Hi everyone - when we last spoke, we took a long look at Aaron Hill's 2010 and what we might expect from everyone's favourite slugging second baseman in 2011. As promised, we're now back to look at his compatriot, Adam Lind.
Adam Lind broke out in a big when in 2009 when given a chance to play everyday. The former Jays top prospect had put up gaudy numbers in the minors before then, and impressed mightily in his first cup of coffee in 2006 at the callow age of 22, but bounced back and forth in AAAA purgatory for most of 2007 and 2008 until Cito Gaston (truly playing against type) insisted that Lind be recalled from AAA Syracuse and made a point of inserting him in the lineup every day (to which Lind responded quite well). Gaston made Lind a sort of project, and Lind rewarded Cito many times over in 2009 with outstanding production, hitting .305/.370/.562 with 35 home runs, 46 doubles (propelled by a sweet line drive swing to the tune of a 20.2% LD rate) , a healthy 9% walk rate and a comparatively quite low 18.7% strikeout rate. Things were really looking up for the Indiana native, and the Jays rewarded him with a 4 year contract in which Lind was guaranteed $18 million through his arbitration years with affordable club options over Lind's first three free agent seasons ($7 million, $7.5m, and $8m respectively, to keep him in the fold through 2016). Because Lind was just 25 in 2009 and had just put up a 3.5 WAR season, the deal looked like an absolute steal. Unlike his teammate Aaron Hill, who was always doomed to regress from the power heights he reached in 2009, Lind's success in 2009 looked perfectly sustainable.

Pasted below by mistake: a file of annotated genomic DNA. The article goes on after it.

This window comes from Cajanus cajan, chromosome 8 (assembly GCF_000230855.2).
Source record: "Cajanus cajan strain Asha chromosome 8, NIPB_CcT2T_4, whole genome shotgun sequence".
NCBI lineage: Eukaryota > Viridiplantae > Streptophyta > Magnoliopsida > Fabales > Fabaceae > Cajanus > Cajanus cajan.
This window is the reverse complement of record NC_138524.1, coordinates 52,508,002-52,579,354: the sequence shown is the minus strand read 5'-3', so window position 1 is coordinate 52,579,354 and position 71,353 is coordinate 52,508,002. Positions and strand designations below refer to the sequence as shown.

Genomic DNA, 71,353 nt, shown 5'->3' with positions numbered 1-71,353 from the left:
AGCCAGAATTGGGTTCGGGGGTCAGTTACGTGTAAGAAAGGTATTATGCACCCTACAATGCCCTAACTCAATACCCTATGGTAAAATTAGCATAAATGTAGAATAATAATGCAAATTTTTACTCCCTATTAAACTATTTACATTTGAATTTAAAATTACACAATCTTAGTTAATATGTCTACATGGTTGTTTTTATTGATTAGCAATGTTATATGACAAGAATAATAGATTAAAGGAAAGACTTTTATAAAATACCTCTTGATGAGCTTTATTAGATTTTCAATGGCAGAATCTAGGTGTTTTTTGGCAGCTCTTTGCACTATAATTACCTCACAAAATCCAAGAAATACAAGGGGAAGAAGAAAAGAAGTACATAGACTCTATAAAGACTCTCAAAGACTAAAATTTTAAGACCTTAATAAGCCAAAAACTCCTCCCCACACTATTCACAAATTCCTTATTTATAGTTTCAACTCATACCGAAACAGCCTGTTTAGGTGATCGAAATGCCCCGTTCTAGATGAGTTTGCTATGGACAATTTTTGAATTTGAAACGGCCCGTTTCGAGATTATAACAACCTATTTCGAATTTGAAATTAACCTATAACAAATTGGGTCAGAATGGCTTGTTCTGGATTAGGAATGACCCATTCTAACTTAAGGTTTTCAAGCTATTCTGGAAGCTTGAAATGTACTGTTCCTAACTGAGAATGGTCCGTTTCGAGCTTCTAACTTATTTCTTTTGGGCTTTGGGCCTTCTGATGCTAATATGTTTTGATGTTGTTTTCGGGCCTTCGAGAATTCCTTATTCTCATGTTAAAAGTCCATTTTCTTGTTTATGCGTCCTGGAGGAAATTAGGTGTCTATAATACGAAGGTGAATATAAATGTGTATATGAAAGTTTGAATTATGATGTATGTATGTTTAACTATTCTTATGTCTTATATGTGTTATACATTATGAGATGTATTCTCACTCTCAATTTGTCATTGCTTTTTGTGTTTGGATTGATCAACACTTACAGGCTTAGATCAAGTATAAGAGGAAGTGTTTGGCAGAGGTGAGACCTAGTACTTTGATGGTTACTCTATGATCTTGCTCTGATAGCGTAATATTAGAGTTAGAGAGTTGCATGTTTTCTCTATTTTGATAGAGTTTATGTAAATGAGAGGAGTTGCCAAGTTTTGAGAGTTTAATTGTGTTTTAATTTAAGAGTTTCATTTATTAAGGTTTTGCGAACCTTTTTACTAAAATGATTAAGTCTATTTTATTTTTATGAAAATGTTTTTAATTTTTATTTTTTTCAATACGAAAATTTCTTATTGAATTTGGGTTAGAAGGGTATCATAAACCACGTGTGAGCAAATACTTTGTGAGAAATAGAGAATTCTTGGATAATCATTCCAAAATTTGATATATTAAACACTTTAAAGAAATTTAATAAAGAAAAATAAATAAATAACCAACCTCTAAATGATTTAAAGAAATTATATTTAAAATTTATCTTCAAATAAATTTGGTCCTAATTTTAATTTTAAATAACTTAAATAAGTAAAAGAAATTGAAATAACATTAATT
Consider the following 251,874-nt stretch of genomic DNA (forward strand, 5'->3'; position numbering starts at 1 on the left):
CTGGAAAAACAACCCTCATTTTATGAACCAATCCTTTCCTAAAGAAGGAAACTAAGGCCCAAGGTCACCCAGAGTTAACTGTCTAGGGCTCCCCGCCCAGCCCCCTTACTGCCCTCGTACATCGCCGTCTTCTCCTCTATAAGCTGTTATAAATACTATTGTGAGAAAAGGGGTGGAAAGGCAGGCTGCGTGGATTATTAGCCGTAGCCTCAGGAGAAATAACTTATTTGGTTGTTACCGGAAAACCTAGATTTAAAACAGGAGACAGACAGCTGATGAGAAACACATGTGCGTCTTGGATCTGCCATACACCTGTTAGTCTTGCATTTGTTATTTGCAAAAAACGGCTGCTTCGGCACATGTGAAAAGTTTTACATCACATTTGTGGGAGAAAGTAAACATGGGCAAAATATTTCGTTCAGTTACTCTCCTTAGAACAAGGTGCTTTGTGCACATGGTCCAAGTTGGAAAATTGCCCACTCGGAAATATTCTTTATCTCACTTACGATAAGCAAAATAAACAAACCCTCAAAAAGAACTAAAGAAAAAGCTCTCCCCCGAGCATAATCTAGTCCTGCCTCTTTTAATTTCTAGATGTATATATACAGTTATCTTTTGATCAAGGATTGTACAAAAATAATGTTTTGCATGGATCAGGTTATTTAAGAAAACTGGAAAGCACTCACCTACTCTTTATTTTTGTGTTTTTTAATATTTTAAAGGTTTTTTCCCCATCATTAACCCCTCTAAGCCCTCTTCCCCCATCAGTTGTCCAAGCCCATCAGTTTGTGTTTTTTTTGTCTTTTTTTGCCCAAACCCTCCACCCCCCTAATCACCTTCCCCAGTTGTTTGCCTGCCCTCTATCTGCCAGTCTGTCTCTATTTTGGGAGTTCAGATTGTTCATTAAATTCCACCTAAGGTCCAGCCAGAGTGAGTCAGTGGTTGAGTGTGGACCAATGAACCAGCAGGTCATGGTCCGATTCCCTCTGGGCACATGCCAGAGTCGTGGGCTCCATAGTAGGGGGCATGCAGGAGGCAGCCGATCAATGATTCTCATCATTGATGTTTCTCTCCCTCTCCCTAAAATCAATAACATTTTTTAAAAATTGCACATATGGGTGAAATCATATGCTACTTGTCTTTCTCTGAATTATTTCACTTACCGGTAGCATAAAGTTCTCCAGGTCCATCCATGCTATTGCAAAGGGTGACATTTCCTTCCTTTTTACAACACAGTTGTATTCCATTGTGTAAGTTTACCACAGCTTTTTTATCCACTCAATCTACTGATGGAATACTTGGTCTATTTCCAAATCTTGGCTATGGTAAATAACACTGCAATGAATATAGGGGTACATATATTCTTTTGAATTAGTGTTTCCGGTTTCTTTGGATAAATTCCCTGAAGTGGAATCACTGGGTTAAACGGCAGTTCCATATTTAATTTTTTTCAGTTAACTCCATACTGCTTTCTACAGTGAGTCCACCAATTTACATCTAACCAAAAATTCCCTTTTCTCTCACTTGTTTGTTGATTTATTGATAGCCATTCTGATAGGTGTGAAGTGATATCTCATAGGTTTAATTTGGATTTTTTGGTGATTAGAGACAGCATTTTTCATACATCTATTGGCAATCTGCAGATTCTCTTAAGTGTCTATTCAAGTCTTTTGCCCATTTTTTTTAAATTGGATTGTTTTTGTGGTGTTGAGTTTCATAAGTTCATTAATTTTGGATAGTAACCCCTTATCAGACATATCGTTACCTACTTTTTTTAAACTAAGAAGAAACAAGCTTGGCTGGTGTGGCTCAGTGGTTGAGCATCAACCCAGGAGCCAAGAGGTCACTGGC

Lind's 2010, however, did not go as planned. He was made the everyday DH -- in 2009 he DHed quite a lot as well, but also played about one of every three games in left field, whereas in 2010 Lind played very few games in the field other than the occassional start at first at the end of the season. Adam started the season quite well, hitting .286/.359/.484 with 10 extra-base hits and an 11% walk rate in April. But things really unraveled after that, and May (.532 OPS) and June (.450 OPS) were absolute horrors. Lind did turn things around after the break with a relatively healthy July, August, and September (.807 OPS in the second half), but if you look deeper even that was worrying. It was driven by a home run spike - Lind hit 14 in July, August, and September. Lind's on-base numbers even after the break (.309 OBP) were very poor. On the positive side, his swing did begin to show some flashes of its old self, with 17 doubles in August and September. On the whole, it was a very poor season for Adam - his final numbers .237/.287/.425 - were more in line with a part time catcher with some pop than an everyday DH.
Lind's horrid May and June were undoubtedly driven by BABIP fluctuation - he hit a ludicrous .181 and .213, respectively, on balls in play over those two months, compared to his career .303 mark. Unlike Hill, Lind's line-drive numbers stayed relatively healthy in 2010 (18.7%) so his .277 BABIP, dragged down by May and June (his other months were all over .300, BABIP-wise) means he likely saw some bad luck on balls in play.
However, bad luck on balls in play doesn't begin to tell the story of Lind's problems in 2010, which begin and end with two things - his utter inability to touch left-handed pitching, and an overall failure in approach. In 2009, Lind was a relatively selective hitter, swinging at 24.7% of pitches outside the strike zone (slightly less than league average) and making contact with 70.5% of those pitches. Lind's contact and swinging strike rates were all better than league average, and pitchers responded by throwing him a healthy 48% of pitches in the strike zone, even in a season in which Lind was an absolute hitting machine.
2010 was a whole different story - Lind flailed away at almost 35% of pitches outside the strike zone, far too many for a productive hitter. His swinging strike and contact percentages were both below league average, and as a result, he saw comparatively fewer pitches in the strike zone (44%). Lind was a monster on fastballs (19.3 wFB), curve balls (7.9wCB), and changeups (7.0 wCH) in 2009, and quite good on sliders. 2010 saw his ability to hit all of those pitches sink to average or below. As a result, Lind's walk percentage dropped significantly (8.9% to 6.2%), while he struckout a lot more often (35.3% K rate), never a good combination.